HGNC Newsletter Winter 2011-2012
There are currently 32695 approved symbols
In this newsletter
As most of our users and contributors are aware, the HGNC aims to name every human gene based on the character or function of the gene. However, in some instances the only available information on a gene is at the sequence and annotation level. If the function of a gene is unknown, we then check for characterised orthologs in other species that we may name the gene after, or for structural information on the encoded protein that may provide the basis for a gene name. If there is no other source for a name and the gene is predicted to encode a protein, we assign a C$orf# symbol, where $ represents the chromosome on which the gene is located and # is the next number in a numerical series. Although C$orf# symbols are user-friendly and many researchers choose to publish using these symbols, we regard them as temporary because they do not provide information on the character or function of the gene and are not easily propagated across species. Many C$orf# symbols were assigned years ago, and we are now in the process of renaming C$orf#s where new information is available. Louise used her experience from her previous role as a curator at InterPro to create a list of C$orf# genes that encode proteins with a predicted functional domain or structural repeat, or that are predicted to be members of a protein family. We have also been searching the scientific literature and following gene annotation updates for C$orf# genes. As a result, we renamed 155 C$orf#s with more informative gene symbols and names during 2011 and we hope to rename many more in 2012. If you know of any genes with a C$orf# symbol that you think could be renamed, please contact us via firstname.lastname@example.org, or use our gene symbol request form.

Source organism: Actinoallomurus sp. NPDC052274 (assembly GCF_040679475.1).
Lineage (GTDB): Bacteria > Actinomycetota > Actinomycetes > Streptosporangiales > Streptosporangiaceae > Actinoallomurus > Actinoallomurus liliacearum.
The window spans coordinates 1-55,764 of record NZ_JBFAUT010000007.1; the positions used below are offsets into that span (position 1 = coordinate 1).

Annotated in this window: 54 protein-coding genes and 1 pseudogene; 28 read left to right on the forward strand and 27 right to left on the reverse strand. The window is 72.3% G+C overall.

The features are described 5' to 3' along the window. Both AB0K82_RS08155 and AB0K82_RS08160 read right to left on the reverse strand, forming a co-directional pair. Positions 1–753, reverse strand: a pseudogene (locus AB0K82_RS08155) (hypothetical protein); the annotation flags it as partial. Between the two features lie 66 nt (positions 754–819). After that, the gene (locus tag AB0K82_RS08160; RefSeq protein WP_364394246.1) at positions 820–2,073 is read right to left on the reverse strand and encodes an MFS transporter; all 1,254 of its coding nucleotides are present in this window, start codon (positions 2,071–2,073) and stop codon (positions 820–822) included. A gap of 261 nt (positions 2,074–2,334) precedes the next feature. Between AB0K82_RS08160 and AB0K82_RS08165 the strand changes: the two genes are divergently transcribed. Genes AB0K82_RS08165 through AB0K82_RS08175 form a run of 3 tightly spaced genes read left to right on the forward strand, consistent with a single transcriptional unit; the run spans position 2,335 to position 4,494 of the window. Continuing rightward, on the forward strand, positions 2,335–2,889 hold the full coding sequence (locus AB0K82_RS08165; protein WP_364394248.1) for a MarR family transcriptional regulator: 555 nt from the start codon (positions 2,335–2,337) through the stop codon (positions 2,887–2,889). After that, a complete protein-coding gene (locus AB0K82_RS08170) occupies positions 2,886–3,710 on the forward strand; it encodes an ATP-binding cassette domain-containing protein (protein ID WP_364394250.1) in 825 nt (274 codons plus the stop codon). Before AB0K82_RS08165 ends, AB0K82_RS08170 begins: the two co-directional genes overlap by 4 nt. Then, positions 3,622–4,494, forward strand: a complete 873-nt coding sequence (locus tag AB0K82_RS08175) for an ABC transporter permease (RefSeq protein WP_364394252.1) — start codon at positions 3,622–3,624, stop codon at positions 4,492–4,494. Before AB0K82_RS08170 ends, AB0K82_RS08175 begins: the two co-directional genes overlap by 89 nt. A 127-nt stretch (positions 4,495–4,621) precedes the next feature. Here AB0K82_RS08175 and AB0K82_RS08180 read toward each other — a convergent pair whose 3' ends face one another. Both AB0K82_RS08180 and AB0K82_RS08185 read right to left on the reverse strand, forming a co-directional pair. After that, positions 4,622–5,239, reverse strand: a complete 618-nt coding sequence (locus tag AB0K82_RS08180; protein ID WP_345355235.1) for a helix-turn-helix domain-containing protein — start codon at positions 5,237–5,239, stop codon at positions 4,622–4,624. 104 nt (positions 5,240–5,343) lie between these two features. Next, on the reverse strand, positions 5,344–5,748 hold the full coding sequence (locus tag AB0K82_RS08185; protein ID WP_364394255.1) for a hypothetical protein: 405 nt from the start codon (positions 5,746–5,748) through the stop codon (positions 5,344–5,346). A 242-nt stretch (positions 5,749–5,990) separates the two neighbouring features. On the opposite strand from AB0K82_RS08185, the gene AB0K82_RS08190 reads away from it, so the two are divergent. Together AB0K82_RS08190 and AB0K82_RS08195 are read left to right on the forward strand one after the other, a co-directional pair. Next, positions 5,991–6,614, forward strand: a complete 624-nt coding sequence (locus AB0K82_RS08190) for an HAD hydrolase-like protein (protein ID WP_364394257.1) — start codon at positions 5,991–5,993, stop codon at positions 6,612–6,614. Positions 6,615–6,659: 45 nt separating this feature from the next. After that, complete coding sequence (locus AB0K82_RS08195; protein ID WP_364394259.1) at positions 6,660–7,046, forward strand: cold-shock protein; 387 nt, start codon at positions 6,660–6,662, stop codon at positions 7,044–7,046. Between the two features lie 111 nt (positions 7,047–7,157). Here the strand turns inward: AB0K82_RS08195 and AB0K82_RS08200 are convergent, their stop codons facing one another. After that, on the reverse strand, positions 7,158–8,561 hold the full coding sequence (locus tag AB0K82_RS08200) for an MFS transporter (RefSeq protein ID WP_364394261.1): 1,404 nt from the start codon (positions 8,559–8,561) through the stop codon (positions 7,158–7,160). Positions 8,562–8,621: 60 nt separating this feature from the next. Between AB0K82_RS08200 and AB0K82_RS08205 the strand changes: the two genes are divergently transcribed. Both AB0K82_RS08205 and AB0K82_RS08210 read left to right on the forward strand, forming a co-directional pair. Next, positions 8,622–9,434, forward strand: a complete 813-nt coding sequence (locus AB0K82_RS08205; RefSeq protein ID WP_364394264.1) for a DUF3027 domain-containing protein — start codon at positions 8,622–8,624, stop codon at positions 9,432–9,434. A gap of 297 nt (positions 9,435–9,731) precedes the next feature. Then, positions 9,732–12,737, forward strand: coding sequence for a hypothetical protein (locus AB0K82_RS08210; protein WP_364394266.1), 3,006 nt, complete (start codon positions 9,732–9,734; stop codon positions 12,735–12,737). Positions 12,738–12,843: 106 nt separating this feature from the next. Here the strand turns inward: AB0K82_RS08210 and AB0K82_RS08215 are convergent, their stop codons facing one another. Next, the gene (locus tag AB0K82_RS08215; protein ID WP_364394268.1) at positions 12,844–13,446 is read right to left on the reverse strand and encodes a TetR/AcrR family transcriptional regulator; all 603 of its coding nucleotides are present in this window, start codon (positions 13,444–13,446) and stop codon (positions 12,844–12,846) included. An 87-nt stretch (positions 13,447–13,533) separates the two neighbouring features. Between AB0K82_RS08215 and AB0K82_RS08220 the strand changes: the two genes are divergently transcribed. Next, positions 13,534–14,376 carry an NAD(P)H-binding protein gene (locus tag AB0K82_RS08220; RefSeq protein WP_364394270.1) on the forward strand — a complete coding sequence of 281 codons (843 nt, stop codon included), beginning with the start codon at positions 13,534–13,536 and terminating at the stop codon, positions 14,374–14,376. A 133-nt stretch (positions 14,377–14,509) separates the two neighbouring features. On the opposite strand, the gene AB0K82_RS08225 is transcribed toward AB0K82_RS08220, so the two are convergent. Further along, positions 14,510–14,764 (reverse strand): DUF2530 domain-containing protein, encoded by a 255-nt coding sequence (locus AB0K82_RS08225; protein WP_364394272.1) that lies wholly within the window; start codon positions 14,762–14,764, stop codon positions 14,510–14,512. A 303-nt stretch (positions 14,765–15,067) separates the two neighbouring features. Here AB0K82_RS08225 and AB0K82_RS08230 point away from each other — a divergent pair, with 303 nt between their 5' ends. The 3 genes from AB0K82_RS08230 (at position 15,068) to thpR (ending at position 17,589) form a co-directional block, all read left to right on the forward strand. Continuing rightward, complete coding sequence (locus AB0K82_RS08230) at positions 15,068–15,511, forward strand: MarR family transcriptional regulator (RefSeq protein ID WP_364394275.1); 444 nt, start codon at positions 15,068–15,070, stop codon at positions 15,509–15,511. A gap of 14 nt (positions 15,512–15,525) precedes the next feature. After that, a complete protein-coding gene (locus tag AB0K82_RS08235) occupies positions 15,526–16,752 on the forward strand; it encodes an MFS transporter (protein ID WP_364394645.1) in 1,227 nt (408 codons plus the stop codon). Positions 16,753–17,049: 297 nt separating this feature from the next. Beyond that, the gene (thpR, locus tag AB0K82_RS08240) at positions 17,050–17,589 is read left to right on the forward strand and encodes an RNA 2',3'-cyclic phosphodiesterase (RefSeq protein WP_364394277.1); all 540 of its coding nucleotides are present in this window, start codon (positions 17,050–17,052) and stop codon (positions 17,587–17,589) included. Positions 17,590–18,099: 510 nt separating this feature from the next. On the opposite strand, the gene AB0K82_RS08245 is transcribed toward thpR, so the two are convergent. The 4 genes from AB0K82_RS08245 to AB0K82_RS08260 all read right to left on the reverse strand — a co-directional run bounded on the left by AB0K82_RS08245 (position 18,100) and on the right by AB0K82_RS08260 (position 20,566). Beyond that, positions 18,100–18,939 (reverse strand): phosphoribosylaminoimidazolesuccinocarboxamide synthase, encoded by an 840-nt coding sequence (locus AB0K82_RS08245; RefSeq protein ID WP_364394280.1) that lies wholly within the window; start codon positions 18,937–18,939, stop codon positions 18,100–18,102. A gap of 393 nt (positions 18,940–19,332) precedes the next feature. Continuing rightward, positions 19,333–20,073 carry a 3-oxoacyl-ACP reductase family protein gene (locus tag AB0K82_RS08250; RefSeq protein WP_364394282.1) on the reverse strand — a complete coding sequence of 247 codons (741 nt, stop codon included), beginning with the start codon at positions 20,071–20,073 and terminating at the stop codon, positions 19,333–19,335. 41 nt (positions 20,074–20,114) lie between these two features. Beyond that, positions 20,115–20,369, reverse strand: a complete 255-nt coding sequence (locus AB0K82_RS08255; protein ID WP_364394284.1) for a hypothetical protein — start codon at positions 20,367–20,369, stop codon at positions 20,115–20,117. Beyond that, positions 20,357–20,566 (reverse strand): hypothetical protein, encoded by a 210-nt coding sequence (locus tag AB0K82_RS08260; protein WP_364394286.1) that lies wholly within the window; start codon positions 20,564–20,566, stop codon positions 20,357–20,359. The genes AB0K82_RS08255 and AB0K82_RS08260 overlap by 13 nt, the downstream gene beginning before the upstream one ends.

Pseudogenes now make up around 23% of all genes named by the HGNC and are the second largest class of genes with approved nomenclature after protein-coding genes. Pseudogenes are traditionally thought of as the dysfunctional members of gene families, often overlooked because they have no protein-coding ability. A recent Nature paper (Poliseno et al. 2010) suggests that some expressed pseudogenes do have a biological function, acting as decoys for microRNAs that would otherwise downregulate the mRNA of the protein-coding gene from which they are derived (e.g. PTENP1 regulates the expression of PTEN). Even if most pseudogenes prove to be non-functional their proper annotation is extremely important since their analysis can provide an invaluable insight into the evolution of a gene family; equally these loci are also discussed in the literature and hence need a unique name. It is also useful to know which loci represent pseudogenes since they can be confused as protein-coding genes by both gene prediction tools and in molecular genetic experiments.